Time-Lapse Video: The Rising Dance of the Eclipsed Sun and Moon

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May 15 2013 10:07 AM

Time-Lapse Video: The Rising Slow-Motion Dance of the Eclipsed Sun and Moon

annular eclipsed Sun
The rising eclipse; part of an astonishing time-lapse video.

Photo and video by Geoff Sims/Colin Legg

Remember the amazing picture I posted last week of the squashed, eclipsed Sun rising into the Australian sky? That photo was part of a time-lapse video that, at the time, was being put together by photographers Colin Legg and Geoff Sims.

Phil Plait Phil Plait

Phil Plait writes Slate’s Bad Astronomy blog and is an astronomer, public speaker, science evangelizer, and author of Death From the Skies!  

They finished it. Trust me: Take two minutes of your life, make this full screen, sit back, and be in awe of the show nature puts on for us.

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Phenomenal.

This eclipse was from last week, May 10, when the Moon passed directly in front of the Sun. The Moon’s orbit is elliptical, and it happened to be at a point where it is farther away than average when the eclipse occurred. Usually, the Moon and Sun are about the same size in the sky, but in this case the Moon’s added distance made it a bit smaller, and it couldn’t completely cover the Sun’s face. It left a ring, or annulus, of Sun circling the Moon’s silhouetted disk.

There were three major effects playing together to make this cosmic ballet so amazing. One is simply the daily turning of the Earth, so that we see the Moon and Sun rising. The second is atmospheric effects distorting the shape of the two as they rose. Near the horizon, this effect is very pronounced; it acts to flatten objects, so as they rise they look like they stretch out into their normal shape.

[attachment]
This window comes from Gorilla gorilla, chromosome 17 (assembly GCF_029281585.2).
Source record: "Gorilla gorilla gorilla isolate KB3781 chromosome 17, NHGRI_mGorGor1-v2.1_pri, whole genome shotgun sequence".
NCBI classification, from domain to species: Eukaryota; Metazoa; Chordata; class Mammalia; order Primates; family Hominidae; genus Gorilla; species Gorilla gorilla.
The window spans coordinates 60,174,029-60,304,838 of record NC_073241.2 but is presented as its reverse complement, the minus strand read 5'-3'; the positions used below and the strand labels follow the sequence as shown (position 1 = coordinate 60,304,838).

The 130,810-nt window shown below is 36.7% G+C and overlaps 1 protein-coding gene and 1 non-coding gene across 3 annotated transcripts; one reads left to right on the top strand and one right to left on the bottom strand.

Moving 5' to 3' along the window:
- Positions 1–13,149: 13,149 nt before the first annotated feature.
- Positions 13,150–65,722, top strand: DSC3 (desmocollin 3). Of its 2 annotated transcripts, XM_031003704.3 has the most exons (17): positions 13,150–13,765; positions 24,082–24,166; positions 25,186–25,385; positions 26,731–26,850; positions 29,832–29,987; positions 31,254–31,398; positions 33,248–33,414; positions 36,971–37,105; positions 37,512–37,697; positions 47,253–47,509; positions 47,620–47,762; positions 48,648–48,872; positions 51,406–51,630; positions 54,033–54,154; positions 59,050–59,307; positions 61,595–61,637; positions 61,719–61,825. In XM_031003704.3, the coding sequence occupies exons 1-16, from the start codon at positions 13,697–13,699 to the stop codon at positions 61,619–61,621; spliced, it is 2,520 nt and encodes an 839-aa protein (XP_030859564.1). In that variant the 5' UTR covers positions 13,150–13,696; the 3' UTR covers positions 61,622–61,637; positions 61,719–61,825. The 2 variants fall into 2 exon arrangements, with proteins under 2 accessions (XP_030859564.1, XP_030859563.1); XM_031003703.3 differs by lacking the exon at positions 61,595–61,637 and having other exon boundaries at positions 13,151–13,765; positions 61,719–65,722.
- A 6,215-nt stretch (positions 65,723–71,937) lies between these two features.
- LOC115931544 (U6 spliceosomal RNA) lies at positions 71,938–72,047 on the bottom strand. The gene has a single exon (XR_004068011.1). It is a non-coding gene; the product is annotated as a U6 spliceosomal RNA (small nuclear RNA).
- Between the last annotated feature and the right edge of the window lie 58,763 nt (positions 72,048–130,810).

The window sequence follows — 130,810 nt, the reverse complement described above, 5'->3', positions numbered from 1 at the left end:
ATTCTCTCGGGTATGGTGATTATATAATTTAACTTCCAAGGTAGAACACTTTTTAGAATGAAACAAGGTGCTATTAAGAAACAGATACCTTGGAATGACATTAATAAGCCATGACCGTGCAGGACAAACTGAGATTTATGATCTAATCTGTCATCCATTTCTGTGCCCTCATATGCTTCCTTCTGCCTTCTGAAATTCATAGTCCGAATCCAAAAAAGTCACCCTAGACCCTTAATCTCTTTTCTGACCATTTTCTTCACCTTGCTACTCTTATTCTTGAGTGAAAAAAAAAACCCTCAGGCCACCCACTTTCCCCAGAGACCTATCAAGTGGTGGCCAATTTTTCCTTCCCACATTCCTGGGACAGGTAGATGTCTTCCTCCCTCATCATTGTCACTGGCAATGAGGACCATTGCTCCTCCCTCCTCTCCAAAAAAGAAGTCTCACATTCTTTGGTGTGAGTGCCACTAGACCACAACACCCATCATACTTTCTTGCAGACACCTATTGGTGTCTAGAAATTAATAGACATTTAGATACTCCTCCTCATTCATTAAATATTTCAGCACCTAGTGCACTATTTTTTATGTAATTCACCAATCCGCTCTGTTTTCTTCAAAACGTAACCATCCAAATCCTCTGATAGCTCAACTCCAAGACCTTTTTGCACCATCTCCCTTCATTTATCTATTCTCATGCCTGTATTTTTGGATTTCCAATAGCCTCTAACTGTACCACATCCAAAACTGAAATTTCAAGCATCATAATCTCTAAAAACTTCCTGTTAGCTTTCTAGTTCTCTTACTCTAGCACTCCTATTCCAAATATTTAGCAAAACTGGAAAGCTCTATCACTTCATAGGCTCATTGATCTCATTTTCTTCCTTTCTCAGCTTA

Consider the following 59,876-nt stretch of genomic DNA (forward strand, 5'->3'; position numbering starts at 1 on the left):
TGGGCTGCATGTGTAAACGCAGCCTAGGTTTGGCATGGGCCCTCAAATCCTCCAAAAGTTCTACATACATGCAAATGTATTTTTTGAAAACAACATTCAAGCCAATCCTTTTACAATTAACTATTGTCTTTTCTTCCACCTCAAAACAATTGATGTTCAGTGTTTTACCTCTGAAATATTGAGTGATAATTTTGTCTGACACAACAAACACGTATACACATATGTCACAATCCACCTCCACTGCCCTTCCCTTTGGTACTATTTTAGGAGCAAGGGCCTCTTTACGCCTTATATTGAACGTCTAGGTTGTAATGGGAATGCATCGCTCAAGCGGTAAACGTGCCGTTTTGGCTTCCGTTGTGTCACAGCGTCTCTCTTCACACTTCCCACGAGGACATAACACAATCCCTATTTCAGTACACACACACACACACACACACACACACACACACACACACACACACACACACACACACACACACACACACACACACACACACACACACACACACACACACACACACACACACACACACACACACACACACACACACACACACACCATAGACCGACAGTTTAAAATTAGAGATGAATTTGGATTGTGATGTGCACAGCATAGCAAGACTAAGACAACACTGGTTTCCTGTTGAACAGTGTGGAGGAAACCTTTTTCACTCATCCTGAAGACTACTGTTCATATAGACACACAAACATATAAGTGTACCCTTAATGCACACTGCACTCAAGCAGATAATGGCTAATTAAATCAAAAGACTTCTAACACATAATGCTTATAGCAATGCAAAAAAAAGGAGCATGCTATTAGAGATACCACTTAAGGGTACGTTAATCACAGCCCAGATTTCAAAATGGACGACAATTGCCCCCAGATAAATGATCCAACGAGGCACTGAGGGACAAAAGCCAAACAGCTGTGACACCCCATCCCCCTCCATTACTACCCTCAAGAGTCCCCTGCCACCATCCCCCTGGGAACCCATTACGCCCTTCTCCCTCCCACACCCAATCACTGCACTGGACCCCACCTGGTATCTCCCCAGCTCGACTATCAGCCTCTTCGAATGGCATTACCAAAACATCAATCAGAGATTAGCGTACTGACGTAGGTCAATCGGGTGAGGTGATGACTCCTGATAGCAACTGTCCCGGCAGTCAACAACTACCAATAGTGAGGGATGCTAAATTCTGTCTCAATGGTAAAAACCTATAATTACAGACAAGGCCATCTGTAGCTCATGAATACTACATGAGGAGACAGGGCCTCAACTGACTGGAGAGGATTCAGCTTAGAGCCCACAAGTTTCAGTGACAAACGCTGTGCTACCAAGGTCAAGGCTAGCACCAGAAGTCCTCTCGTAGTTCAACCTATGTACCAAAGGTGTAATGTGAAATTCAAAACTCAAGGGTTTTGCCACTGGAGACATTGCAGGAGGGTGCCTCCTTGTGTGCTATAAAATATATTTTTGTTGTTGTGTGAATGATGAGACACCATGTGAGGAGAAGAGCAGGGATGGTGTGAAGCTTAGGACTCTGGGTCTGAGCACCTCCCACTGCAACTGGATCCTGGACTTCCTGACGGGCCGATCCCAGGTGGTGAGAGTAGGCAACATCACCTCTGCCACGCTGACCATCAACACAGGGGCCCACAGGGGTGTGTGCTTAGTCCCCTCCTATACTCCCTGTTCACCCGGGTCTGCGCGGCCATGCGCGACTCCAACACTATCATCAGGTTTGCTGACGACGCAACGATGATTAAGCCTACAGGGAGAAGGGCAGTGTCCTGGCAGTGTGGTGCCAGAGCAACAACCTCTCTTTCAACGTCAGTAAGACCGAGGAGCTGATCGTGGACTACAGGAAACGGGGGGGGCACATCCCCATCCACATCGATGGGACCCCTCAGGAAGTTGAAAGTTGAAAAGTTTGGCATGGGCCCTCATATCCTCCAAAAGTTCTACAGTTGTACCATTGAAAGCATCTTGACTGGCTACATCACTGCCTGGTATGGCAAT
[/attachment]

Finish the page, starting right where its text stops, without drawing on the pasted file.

The third is the slowest, but most amazing of all. The Moon is orbiting the Earth, and that motion, as seen in this video, is in almost the opposite direction of the Sun and Moon rising. So it looks like the Sun is rising a hair faster than the Moon, changing the phase and shape of the eclipse. The eclipse goes from a full ring to a crescent, the horns pointing downward, shrinking as the two rise at different paces.

The combination—sunrise, vertical expansion, and changing phase—becomes a gorgeous and smoothly surreal view of two of our nearest celestial neighbors. We see them almost every day, and even those of us who observe and appreciate them all the time will stand and gawk in awe when they work together in this way.

My thanks to both Legg and Simms for sending me their photos, and alerting me to this movingly poetic video. I hope they continue to watch and photograph the skies, allowing all of us to participate in these spectacular events vicariously through them.

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